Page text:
I am curious as to whether or not Cristy Lee’s departure from All Girls Garage is related to the departure of Santiago and Zimmerman. Maybe Brenton Productions, the company that produces both shows, needed to cut costs. From blogarama a picture of Santiago (R) and Zimmerman (L):


See the source image


I enjoyed the show with the original hosts; the Season Nine premiere seemed flat, but I could just have been disoriented by the sudden, unannounced change.


George: “…For I am Costanza, Lord of the Idiots.”

Woman Watching Race: “You’re all winners!”

George: “Suddenly, a new contender has emerged.”


Using that to segue to the search for a Corvette companion…a new car has emerged as a strong contender. (It is up to you to decide if I am like George Costanza.) It is a defunct model although not from a defunct make. It is a 21st-century car, which means it will be much more practical to own. This model has a long and distinguished history and would easily fit the bill as a grocery car. From Car Gurus a picture of a 2007 Chevrolet Monte Carlo SS:


Picture of 2007 Chevrolet Monte Carlo SS FWD, exterior, gallery_worthy


We wouldn’t have to have a 2007 as a 2006 SS would do. Why an ’06 or ’07 SS? Because for just those two years in the last generation the SS was powered by a good old Chevy small-block V-8. More specifically, the 2006-07 Monte Carlo SS had a fuel-injected, 5.3 liter/325 cubic-inch (have to keep Bill Stephens happy) V-8 that produced 303 HP/323 LB-FT of torque. It also has 15 cubic feet of trunk space and two rear seats.

I have written about and showed this car before. I like the looks of almost every generation of Monte Carlo and this last generation is no exception. My wonderful wife really likes this car as well. Of course, 2007 was the last model year for the Monte Carlo and it seems highly unlikely it will ever return. Total Monte Carlo production for 2006-07 was just 43,456 units with only 14,829 of those being SS models. (Yes, as the child of Holocaust survivors I get a slight twinge hearing/reading the letters “SS.” Chevrolet is not a German car.)

We will not have an easy time finding a nice example, but we are not in a hurry. Those that are offered for sale usually have a listing price under $20,000.

I would very much like to read your thoughts about this car. Thanks.







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Random Is As Random Does

Cristy Lee must have been a popular search topic yesterday as this blog had a relatively high number of views from people looking for information about her. This post was their first stop, but I put a link to this post in the first one and that drew views as well. From showbizpost.com a picture of Cristy Lee:


See the source image


I don’t like cars that are bagged and slammed with giant wheels, which I call clown cars. To me, that “look” has no balance and shows no finesse, nuance or even thought. Oh, try driving a car with air suspension hard in a corner. Can you say body roll?!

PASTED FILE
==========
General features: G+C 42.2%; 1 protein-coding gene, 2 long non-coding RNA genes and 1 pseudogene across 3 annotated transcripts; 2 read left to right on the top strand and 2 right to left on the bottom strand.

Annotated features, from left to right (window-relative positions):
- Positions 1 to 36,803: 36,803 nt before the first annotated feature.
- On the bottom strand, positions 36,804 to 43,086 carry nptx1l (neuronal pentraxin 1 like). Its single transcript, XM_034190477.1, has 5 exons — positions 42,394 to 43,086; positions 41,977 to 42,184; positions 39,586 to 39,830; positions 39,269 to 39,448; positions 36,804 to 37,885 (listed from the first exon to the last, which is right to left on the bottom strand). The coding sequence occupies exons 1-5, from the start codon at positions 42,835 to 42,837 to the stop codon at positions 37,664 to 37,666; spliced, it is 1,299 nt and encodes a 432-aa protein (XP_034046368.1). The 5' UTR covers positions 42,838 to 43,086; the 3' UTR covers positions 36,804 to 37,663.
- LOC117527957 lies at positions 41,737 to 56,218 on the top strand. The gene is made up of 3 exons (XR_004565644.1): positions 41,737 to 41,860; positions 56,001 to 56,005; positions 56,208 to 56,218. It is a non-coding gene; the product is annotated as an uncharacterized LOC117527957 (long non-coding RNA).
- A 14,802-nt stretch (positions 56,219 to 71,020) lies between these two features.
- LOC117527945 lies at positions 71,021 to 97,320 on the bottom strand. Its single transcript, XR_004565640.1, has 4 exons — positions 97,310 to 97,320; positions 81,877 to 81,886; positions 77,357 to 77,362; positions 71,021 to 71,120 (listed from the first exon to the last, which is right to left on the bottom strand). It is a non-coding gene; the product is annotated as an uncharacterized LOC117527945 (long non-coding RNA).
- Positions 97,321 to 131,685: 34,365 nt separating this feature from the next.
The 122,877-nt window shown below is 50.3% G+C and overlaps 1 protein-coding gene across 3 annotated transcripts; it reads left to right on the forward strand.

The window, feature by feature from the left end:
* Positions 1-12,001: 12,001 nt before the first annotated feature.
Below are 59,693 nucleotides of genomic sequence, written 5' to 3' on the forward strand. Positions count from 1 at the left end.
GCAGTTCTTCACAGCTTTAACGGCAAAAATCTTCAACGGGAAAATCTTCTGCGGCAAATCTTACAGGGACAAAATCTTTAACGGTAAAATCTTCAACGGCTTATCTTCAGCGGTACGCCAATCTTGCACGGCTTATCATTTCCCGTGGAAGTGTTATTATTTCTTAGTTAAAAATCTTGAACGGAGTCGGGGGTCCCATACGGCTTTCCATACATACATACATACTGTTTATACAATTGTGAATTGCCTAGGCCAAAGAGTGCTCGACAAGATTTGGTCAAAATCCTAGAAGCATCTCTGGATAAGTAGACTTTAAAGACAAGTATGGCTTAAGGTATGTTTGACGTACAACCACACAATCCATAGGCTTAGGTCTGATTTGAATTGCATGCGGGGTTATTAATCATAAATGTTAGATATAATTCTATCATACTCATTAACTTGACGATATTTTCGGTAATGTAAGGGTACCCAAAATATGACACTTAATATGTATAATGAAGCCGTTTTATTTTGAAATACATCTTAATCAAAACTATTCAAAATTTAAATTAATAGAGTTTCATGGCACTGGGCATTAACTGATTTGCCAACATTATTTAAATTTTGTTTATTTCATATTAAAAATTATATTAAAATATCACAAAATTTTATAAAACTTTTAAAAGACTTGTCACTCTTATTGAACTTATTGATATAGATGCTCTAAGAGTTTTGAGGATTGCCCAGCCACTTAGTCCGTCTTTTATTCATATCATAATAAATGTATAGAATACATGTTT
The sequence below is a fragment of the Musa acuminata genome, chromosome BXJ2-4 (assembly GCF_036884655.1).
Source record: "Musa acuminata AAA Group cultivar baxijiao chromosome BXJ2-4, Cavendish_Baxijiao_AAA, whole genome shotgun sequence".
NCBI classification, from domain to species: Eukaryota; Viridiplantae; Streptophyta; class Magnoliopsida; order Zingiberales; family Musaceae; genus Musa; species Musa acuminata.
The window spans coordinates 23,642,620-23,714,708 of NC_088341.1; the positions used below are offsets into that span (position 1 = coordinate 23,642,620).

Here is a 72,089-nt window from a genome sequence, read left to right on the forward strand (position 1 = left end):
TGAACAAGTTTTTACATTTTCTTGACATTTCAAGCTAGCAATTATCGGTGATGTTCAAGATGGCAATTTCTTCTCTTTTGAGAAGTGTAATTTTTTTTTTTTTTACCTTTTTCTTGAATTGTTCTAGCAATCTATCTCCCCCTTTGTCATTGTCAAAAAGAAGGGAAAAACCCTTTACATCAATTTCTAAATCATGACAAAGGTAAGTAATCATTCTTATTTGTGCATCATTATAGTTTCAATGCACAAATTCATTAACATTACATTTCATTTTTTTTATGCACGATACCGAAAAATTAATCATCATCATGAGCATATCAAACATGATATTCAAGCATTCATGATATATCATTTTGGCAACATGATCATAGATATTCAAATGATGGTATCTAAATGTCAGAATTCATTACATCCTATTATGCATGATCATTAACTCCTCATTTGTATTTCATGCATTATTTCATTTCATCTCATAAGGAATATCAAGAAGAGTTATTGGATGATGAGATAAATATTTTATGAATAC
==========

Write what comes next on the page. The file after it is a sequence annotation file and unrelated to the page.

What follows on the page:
Yes, different strokes for different folks. I am not going to retell the Waylon Jennings story, but no one’s view on what makes a car look good is universal. I don’t have to like bagged, slammed cars with giant wheels no matter how many other people like them.


From Coco Chanel via The Muscleheaded Blog:


“Don’t spend time beating on a wall, hoping to transform it into a door.”


Here are some posts from photobyjohnbo that have some great pictures of Arizona, IMO:


Cellpic Sunday-5 April 2020

But I Digress…

Cellpic Sunday-16 February 2020


I fervently hope that my wonderful wife and I will be living in Arizona by this time next year. I would be okay if that sentence were amended to read this time next month.


Automobile-Catalog is a great source of information. When I show the torque rating for the engine of an older car, the odds are the value came from Automobile-Catalog.

That site also shows interior dimensions including trunk capacity. My wonderful wife has shown some interest in the search for a “cool” grocery getter that we would acquire after we move to the desert. Given my wife’s interest I guess it would be more accurate to describe this “new” car as a Corvette companion and not a Z06 companion, per se. I am absolutely fine with that.

What do you think of this car?



From this Hemmings ad and, obviously, GarageKeptMotors is a picture of a 1969 AMC Javelin in Bittersweet Orange with a two-tone White and Red interior. OK, a photo of the interior:



The car has what I assume is the original 290 cubic-inch V-8 with, unfortunately for performance, just a 2-barrel carburetor with the “Shift-Command” three-speed automatic with floor shift. An odd thing about the carburetion in the ad is that in standard catalog of® American Cars, 1946-1975 by John Gunnell the “Base” V-8 for 1969 AMC cars is shown as having a four-barrel carb. However, that engine is shown as having 225 HP, BUT there are numerous references to the 200 HP Javelin V-8. From what I can gather, the higher HP engine in that displacement was only available with a manual transmission. Oh…according to Automobile-Catalog the 1969 Javelin has a trunk capacity of 10.2 cubic feet. Is that a big enough trunk for groceries given the car does have two rear seats?

The Javelin was part of my wonderful wife’s Ultimate Garage, was among the list of the cars that just missed the cut for my Ultimate Garage 2.0, and is a product of a defunct American car company. That checks a lot of boxes. Oh, the asking price is “just” $19,900 although I think the car is worth closer to $10,000-$11,000 especially given it’s not the high-performance V-8. What do you think?